Device manufacturers and other providers thus have the opportunity to bundle hardware and communication services. Traditional CSPs are no longer involved, since they automatically lose direct customer contact and become “white label” suppliers.

Wherever possible, they will now seek mergers with global alliances to monetize communication services themselves once again. Additional sources of revenue could also open up in this segment, such as machines or household appliances with integrated wireless connectivity.

In every case, what’s important is to think of the customer in a future-oriented perspective and position oneself accordingly. Customer centricity – not just on paper.

2. Use Artificial intelligence and machine learning to cultivate customer loyalty – starting with predictive analytics

What, specifically, do customers want and need – in a particular situation or range of interests, at a particular time?

The more relevant and individual the information about new products, services, and offerings is, the greater the chances to acquire customers and gain their loyalty on the long term; also, to do so against the backdrop of comparison and opinion portals and publicly visible evaluations by customers.

The prerequisite is targeted marketing, which is oriented with the appropriate granularity to customers’ requirements. Through appropriate customer channels, storage, and enrichment of customer data in compliance with data privacy regulations in a state-of-the-art Customer Relationship Management (CRM) system, information can be provided quickly and used for personalized marketing campaigns.

Here, the handling of technical innovations such as artificial intelligence (AI) and machine learning (ML) becomes an economic success factor for telecommunications companies.

Predictive analytics is already being deployed – a technique that helps analyze internal and external data, detect patterns, and anticipate future events. Important keywords: Regression analysis, multi-variable statistics, pattern comparison, predictive modeling, and forecasting.

There is also enormous potential for AI and ML in other areas of application.

Thus, within the future of the telecoms sector, scenarios can be supported involving automatic detection of network problems or the identification of accounting fraud, for example.

Intelligent and self-learning systems do not just give telcos tools for understanding their customers better and talking to them in a more goal-oriented fashion in real time; they pave the way for an end-to-end digitalization of entire process chains. Therefore: it’s time to use AI and ML.

3. Bundling, 5G, IoT, cloud, and more: Detect opportunities and think up new business models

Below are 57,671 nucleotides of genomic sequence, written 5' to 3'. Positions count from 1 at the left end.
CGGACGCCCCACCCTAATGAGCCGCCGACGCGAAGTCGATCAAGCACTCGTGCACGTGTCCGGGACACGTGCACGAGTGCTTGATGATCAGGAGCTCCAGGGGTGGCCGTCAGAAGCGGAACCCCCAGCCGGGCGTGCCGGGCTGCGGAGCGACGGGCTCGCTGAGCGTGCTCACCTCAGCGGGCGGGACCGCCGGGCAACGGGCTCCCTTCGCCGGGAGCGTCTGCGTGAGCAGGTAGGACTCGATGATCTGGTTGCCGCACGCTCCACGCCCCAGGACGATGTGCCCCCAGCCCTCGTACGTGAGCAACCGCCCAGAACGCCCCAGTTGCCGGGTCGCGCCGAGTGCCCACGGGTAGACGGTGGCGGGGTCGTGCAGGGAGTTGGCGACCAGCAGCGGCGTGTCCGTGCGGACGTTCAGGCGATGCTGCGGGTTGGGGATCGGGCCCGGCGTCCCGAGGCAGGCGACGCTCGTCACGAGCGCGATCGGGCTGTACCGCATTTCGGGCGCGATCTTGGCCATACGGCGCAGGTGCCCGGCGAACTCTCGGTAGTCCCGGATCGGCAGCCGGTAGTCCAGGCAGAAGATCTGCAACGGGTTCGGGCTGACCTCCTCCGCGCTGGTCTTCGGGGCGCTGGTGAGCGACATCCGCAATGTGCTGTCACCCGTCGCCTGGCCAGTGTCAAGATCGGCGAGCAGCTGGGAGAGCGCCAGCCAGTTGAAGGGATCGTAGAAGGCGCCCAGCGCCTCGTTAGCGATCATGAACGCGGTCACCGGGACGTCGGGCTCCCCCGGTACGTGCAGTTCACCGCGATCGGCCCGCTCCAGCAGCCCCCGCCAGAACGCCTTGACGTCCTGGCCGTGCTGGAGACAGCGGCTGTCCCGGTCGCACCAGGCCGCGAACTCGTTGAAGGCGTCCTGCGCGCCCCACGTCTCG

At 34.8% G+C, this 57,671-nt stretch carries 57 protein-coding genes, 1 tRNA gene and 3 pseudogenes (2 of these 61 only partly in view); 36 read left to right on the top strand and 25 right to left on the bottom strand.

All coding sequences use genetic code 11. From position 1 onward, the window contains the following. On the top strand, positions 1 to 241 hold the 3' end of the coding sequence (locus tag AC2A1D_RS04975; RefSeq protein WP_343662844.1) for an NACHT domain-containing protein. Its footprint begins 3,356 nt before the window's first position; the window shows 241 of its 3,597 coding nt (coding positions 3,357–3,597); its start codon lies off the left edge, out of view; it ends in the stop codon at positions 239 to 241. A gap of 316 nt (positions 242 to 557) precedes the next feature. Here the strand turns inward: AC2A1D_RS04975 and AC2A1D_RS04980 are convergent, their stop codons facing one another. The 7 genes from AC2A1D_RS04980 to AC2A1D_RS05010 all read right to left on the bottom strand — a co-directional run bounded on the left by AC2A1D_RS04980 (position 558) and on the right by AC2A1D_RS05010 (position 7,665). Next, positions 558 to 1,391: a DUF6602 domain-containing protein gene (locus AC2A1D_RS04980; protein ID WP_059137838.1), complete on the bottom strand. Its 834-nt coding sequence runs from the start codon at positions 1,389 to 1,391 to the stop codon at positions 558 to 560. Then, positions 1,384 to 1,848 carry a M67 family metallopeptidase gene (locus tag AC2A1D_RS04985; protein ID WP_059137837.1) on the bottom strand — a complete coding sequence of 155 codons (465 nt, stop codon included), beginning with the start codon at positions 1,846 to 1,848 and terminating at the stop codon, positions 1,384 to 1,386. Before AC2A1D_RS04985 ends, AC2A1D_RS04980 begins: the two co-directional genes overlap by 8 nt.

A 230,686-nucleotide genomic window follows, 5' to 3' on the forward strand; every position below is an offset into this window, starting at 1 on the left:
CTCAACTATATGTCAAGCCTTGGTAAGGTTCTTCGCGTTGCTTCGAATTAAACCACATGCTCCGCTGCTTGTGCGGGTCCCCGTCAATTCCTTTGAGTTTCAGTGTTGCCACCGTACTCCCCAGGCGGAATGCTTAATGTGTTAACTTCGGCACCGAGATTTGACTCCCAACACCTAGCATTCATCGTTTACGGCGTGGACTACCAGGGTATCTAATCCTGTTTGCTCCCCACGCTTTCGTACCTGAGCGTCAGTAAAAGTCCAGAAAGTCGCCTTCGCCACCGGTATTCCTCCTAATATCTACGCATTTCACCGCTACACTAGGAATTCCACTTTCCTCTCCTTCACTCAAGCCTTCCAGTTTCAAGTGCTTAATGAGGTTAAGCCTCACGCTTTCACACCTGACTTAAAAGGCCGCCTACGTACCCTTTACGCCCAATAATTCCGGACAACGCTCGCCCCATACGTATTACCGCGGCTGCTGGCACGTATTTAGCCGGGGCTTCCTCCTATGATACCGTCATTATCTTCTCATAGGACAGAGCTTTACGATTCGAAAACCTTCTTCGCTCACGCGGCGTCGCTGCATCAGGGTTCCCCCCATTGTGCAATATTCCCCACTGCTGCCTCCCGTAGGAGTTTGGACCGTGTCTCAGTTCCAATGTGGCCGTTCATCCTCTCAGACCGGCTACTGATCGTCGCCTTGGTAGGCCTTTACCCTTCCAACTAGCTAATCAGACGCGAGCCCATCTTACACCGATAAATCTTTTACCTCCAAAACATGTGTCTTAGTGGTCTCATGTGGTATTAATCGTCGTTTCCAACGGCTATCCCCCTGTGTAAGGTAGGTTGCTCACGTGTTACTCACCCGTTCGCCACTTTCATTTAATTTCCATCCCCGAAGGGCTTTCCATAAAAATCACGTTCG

CSPs and digital content – that’s nothing new.

For example, Viacom has developed from a CSP into a media group since 1994, with the takeover of the majority of Paramount Pictures, and later with various acquisitions such as CBS and Dreamworks Studios. For more traditional CSPs, digital content is now becoming an increasingly important instrument for ensuring customer loyalty.

The pandemic has contributed to this, in that consumers have been staying home and spending a lot of time in front of screens. Streaming is the trend, while old-fashioned TV is not making any gains, or is even declining.

In the meantime, partnerships with Netflix, Amazon Prime, or Disney+ are no longer a differentiating characteristic; instead, they are now a commodity product that customers simply expect.

CSPs thus have to play a more active role in the market for existing and forward thinking digital services to gain or maintain market share. Lurking behind this are different technical possibilities, ranging from the use of an external service under a company’s own logo to joint systems.

Another interesting bundling example is currently under development: Some CSPs are considering offering energy services in the future – and vice-versa. The rates are calculated in similar fashion and based on comparable structures, which would mean that the IT work required would be reasonable.

Right now, 5G is still largely regarded and treated as a fast version of 4G, but telecommunications providers in corporate markets will therefore increasingly expand existing business models or develop new ones; for example, in healthcare, in education, or with regard to autonomous driving.

Low latency times of less than 1 ms as well as high and predictable network bandwidth up to 10 Gbit/s make this possible. In the private sector, 5G is also opening doors for new formats, such as cloud gaming via Google Stadia, GeForce Now, Vortex, and Magenta Gaming.

The former low-bandwidth networks can in the future be used for data transfers with low network profile, which includes the Internet of Things (IoT) sector.

The cloud market is also growing by leaps and bounds.

This is also being driven by the pandemic and more people working remotely, meaning that secure storage is more important now than ever. The market share of U.S. tech giants such as Amazon, Microsoft, and Google is estimated at 60 percent, and it seems that these providers have divided up the “cloud pie” among themselves.

Here, there is nevertheless still noteworthy potential for CSPs.

This is the case for telecommunications offerings that are associated with cloud services, such as customer-oriented offer bundles (telecommunications, data services, and IT systems integration) and added-value services such as application hosting.

With that in mind, the focus is also on individual services or partnerships with established providers – or arbitrary combinations of both. Most importantly, when the concern is new business models and sources of revenue: There are no holds barred!